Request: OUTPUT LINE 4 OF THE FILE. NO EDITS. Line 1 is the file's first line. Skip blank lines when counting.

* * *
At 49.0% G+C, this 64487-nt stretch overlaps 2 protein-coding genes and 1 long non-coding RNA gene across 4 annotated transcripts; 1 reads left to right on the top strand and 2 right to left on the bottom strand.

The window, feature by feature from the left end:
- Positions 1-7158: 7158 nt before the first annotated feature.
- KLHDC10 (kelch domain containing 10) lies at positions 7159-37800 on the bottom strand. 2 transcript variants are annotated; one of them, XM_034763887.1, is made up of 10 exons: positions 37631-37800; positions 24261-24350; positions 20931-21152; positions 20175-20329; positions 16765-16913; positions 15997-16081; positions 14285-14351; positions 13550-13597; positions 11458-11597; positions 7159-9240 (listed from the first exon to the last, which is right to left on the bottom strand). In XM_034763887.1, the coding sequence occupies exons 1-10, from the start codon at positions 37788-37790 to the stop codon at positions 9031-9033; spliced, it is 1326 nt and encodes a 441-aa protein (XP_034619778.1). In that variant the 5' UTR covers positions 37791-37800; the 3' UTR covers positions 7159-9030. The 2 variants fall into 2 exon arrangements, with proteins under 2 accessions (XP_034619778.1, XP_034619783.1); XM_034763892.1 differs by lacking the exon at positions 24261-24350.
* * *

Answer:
- KLHDC10 (kelch domain containing 10) lies at positions 7159-37800 on the bottom strand. 2 transcript variants are annotated; one of them, XM_034763887.1, is made up of 10 exons: positions 37631-37800; positions 24261-24350; positions 20931-21152; positions 20175-20329; positions 16765-16913; positions 15997-16081; positions 14285-14351; positions 13550-13597; positions 11458-11597; positions 7159-9240 (listed from the first exon to the last, which is right to left on the bottom strand). In XM_034763887.1, the coding sequence occupies exons 1-10, from the start codon at positions 37788-37790 to the stop codon at positions 9031-9033; spliced, it is 1326 nt and encodes a 441-aa protein (XP_034619778.1). In that variant the 5' UTR covers positions 37791-37800; the 3' UTR covers positions 7159-9030. The 2 variants fall into 2 exon arrangements, with proteins under 2 accessions (XP_034619778.1, XP_034619783.1); XM_034763892.1 differs by lacking the exon at positions 24261-24350.